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VENICE 2013 Orizzonti

Small Homeland ripped apart


- The first fiction feature length film by documentary filmmaker Alessandro Rossetto is set in Triveneto: a cultural reality that goes from being local to universal

Small Homeland ripped apart

Two girls whose only desire is to leave the suffocating small town in north east Italy in which they live are the main characters in Small Homeland [+see also:
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by Alessandro Rossetto, in competition in the Orizzonti section of the Venice Film Festival.

Produced by Arsenali Medicei, Paolo Benvenuti and Jump Cut, the film is the “tale of something obscure in our culture, our present, not so much tied to Italy or the Triveneto region, but rather to a European or even global reality, which is universal because it is so intimate,” producers Gianpaolo Smiraglia and Luigi Pepe said. “This is an author’s experiment which was always open to the challenge: to overcome these, we were happy to be able to count on the support of the four main north eastern Italian film commissions, who came together in order to support a strongly European film: the Veneto region’s cinema office, the BLS - Film Fund & Commission of Alto Adige, the Trentino Film Commission and Friuli Venezia Giulia FC, with the support of the MEDIA programme.”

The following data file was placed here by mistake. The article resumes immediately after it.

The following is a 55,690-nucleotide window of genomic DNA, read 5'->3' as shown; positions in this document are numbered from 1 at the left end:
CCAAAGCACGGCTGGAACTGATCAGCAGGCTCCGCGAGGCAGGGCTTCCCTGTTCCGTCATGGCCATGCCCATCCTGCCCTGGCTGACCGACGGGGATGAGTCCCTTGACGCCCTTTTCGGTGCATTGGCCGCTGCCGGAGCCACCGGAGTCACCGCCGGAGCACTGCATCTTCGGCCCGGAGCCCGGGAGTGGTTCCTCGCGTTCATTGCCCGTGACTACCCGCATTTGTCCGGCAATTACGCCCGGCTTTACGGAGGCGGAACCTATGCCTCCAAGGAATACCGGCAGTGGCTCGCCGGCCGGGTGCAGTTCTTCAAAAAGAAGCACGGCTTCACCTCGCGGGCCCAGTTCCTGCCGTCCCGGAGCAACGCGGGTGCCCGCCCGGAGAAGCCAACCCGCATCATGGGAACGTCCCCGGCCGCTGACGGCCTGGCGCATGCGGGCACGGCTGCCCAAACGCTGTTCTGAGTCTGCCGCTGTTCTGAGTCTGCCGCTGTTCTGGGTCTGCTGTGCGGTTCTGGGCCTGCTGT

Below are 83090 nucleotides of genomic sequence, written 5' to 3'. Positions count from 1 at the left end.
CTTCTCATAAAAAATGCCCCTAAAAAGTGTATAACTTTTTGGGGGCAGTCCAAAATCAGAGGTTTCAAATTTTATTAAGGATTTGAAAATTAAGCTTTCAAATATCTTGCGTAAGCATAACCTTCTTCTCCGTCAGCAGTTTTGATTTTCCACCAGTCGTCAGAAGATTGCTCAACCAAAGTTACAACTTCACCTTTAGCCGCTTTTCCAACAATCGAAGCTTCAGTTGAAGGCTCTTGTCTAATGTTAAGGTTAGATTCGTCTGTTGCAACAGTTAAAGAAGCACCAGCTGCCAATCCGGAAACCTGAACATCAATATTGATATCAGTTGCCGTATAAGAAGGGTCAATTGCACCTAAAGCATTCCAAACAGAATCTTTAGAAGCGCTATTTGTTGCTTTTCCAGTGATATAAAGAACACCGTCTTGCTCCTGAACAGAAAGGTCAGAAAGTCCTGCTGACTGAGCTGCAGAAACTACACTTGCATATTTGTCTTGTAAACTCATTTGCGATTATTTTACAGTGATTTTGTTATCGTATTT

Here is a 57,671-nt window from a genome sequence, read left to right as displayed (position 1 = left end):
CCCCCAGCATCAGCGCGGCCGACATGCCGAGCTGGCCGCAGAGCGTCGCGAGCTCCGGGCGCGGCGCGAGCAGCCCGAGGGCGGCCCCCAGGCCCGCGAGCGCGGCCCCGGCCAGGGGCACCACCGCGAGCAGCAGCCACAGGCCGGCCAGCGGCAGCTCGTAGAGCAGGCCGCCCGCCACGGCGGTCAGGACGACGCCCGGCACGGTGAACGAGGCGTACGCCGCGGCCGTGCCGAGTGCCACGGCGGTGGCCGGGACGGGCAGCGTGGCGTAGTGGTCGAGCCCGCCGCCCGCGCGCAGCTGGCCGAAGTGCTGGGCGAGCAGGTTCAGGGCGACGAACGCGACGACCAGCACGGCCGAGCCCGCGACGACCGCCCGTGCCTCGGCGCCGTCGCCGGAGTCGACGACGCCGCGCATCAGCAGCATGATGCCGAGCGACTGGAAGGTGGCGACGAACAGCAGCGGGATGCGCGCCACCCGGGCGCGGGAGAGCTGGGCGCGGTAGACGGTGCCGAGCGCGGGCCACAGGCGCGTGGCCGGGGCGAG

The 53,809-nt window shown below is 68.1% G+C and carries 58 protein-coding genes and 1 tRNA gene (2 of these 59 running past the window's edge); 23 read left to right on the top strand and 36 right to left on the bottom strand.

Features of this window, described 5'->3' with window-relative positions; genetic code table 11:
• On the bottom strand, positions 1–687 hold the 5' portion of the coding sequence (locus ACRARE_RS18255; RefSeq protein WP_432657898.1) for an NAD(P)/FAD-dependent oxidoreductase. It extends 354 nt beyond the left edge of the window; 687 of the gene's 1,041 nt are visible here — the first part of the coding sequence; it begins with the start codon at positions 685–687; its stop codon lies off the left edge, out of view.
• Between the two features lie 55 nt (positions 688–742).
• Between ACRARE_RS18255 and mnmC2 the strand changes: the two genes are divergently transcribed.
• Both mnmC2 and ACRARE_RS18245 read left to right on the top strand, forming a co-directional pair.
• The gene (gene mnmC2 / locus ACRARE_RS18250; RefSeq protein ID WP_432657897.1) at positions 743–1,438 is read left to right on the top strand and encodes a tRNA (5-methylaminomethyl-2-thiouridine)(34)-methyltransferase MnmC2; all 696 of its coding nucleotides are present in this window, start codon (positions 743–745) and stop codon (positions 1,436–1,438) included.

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Director Rossetto is a documentary filmmaker from Padua. This is his first feature length fiction work. “For this film,” he explained to Cineuropa, “I used documentary tools, dividing time in a non canonical way, giving characters depth, but with more of an anthropological approach than a psychological one.”

This is why Rossetto chose to use dialect, something which can already be found in the script. “Dialect is a pre-maternal form of speech which ties you to the earth. It is something that precedes family. In this way, actors felt a common sense of belonging.”   

Cinematographically attracted by border regions “where countryside and cities meet,” the director looked for the film’s stories in Italy’s North East. “Triveneto transitioned to being a culture of countryside to one of industrial work, and that acceleration created laceration.” 

(Translated from Italian)

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